Why Bangladesh Burns Authoritarian

Contemporary Bangladesh pivots between two competing political camps that vie for the allegiance of growing militancy:  Sheikh Hasina’s Awami League (AL) and Zia’s Bangladesh Nationalist Party (BNP).

Sheikh Mujibur Rahman was Bangladesh’s first President, his daughter, Sheikh Hasina Wajed currently runs Bangladesh.  Her counterpart is Khaleda Zia a widow to a famous army officer who declared Bangladeshi’s independence from Pakistan in 1971.  Because both claim to represent national founding myths, they embody partisan visions of Bangladesh.  Both are using rising Islamist ideology to shore up constituencies.

Between 1991 and 2006 Khaleda Zia resided twice in power, with Sheikh Hasina having only one turn.  Caretaker governments were installed before general elections ushering in Hasina’s governship in 2009.  Upon her turn to executive power, Hasina pursued an aggressive approach of criminalizing political enemies predating its independence from Pakistan in ’71.  Having set up a domestic International Crimes Tribunal, she hung half a dozen defendants before shutting it down.  Currently, Bangladesh offers regional stability but at a cost.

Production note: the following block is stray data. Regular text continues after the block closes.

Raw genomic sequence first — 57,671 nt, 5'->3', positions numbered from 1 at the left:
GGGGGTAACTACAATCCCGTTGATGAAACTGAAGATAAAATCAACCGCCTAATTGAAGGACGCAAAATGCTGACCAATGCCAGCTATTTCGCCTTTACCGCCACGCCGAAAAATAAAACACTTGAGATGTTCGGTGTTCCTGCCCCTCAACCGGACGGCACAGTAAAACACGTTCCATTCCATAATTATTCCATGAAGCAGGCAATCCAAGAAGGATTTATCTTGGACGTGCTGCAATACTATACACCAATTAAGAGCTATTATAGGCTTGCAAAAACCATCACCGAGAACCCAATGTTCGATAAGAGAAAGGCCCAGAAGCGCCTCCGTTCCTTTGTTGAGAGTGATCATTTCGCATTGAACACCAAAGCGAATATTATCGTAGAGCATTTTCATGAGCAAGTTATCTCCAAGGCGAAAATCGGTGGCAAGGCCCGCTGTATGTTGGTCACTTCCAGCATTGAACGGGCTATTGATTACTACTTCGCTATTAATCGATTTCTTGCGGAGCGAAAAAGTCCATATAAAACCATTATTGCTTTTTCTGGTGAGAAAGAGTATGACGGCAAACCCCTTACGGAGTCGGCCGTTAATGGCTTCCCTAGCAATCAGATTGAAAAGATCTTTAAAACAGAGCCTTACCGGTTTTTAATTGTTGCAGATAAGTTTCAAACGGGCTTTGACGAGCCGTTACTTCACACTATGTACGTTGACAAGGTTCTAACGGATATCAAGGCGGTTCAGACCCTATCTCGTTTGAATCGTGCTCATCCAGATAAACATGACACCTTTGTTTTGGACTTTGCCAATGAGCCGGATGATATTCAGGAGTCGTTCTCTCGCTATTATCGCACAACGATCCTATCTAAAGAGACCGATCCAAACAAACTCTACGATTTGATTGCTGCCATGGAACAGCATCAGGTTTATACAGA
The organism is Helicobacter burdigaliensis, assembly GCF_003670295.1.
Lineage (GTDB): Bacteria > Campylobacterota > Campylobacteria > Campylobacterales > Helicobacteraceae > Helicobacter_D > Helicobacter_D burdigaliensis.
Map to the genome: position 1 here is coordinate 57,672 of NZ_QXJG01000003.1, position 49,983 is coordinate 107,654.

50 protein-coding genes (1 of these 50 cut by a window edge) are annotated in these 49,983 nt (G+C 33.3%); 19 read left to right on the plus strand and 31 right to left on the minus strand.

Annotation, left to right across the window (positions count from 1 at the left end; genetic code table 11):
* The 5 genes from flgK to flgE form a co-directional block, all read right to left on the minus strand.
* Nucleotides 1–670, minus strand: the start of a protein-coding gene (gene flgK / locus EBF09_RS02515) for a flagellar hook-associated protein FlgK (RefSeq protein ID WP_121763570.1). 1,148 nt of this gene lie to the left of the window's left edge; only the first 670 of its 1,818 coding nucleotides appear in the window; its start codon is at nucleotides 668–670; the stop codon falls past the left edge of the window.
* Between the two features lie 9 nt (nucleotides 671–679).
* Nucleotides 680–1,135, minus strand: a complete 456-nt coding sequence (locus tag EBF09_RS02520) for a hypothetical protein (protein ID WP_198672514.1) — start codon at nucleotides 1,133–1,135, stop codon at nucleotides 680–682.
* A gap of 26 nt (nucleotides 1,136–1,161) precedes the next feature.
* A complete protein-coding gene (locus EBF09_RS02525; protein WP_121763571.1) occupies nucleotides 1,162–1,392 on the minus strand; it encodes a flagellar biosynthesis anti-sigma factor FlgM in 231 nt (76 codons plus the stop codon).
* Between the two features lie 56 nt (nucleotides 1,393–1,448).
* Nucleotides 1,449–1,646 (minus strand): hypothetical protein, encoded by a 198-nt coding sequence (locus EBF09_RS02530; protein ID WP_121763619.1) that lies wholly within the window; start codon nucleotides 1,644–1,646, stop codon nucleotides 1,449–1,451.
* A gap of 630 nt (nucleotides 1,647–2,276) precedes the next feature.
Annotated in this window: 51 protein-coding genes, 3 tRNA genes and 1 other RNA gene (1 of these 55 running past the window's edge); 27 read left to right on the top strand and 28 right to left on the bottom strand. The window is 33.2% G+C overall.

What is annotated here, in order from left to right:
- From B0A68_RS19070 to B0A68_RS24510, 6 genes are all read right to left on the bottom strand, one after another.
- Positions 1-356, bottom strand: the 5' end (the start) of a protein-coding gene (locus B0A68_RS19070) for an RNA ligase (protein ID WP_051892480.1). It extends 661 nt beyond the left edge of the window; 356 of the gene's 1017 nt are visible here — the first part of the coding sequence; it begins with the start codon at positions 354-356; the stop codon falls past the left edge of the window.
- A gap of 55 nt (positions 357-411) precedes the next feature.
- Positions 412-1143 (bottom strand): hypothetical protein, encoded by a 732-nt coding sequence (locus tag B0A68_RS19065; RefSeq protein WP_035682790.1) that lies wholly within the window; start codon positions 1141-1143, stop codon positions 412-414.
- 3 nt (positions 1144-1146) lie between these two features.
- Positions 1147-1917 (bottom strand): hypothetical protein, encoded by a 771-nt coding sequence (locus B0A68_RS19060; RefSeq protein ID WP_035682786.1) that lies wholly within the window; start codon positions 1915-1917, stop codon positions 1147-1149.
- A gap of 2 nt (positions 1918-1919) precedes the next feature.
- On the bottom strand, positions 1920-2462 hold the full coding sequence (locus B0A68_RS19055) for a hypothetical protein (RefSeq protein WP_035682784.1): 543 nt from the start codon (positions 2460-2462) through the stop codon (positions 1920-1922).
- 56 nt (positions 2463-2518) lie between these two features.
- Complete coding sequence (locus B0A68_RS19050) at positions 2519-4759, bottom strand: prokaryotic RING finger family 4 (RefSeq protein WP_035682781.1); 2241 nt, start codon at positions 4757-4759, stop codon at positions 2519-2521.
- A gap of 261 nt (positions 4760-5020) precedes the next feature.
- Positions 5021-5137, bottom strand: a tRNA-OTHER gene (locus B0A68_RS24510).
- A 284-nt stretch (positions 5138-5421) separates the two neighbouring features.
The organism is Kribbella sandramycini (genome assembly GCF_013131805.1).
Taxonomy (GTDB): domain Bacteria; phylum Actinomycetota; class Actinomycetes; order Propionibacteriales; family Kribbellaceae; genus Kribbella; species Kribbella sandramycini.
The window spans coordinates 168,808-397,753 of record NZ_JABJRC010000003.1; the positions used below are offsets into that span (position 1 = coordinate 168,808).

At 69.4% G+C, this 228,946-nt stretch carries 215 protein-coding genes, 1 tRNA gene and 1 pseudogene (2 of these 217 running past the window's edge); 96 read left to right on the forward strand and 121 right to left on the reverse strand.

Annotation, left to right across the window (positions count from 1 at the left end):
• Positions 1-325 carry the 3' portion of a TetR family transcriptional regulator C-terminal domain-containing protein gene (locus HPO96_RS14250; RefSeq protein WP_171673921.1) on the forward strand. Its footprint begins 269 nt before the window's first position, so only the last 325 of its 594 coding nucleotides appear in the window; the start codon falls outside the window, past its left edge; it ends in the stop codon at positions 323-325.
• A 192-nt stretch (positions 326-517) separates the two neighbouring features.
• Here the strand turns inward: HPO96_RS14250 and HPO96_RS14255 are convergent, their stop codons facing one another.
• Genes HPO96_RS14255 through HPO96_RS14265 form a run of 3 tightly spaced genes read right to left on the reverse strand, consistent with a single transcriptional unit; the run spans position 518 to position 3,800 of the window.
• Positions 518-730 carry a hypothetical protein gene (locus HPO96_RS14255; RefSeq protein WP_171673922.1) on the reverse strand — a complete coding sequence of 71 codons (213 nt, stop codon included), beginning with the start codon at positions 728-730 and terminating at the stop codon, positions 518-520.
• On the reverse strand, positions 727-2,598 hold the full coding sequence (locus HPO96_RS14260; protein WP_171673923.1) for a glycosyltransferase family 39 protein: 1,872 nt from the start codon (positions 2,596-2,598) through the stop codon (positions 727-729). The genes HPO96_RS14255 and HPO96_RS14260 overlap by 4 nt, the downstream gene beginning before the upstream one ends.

Sheikh Hasina’s Awami League has shut down politics.  She has ruthlessly curbed free speech, openly pursuing its largest english newspaper Daily Star with 84 counts of defamation.  Creeping state violence continues apace with an unreformed Rapid Action Battalion, a counter-terror union that continues to act with executive impunity.  Since 2014, hundreds of political activists, journalists and politicians have suffered public beatings.

An election is due by early 2019 and with it comes Hasina’s Awami League’s cooperation with Hefazat-e-Islam a doctrinaire ideological movement financed by Saudi Arabia.  The Awami League has found useful idiots among Islamists and seeks to co-op their social breadth.  Because of it, Bangladesh is losing its secularism.

Extra-judical killings, pliable courts and 600,000 Rohingya refugees fleeing an army led pogrom in Myanmar have become fruitful recruiting grounds for political extremism.

Bangladesh is rapidly becoming the Afghanistan of Southwest Asia.

About William Holland

Systematic Theologian/International Relations
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